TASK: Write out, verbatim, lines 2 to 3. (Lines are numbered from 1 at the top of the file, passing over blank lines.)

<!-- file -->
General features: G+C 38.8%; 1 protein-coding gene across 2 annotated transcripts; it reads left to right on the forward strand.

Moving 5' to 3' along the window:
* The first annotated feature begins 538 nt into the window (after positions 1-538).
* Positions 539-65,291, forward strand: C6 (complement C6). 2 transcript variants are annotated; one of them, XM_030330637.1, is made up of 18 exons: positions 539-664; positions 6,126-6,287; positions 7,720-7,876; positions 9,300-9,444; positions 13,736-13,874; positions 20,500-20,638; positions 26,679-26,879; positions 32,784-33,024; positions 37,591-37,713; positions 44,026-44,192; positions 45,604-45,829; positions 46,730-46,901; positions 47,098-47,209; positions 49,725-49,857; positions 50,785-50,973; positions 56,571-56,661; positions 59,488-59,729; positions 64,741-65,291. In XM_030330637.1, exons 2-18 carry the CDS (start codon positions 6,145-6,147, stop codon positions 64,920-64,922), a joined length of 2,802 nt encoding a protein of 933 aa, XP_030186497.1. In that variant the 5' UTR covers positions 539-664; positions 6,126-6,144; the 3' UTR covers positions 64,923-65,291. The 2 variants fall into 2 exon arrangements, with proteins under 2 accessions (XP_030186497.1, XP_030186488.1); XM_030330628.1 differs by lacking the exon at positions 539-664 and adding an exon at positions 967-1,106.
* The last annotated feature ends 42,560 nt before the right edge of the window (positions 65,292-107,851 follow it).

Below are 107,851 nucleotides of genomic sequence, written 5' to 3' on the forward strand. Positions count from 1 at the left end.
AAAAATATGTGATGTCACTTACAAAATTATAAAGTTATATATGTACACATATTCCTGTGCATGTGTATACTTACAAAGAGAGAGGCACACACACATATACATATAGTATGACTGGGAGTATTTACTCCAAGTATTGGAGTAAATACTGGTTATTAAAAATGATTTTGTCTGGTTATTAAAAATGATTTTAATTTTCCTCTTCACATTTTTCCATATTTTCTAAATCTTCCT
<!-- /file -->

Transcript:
Moving 5' to 3' along the window:
* The first annotated feature begins 538 nt into the window (after positions 1-538).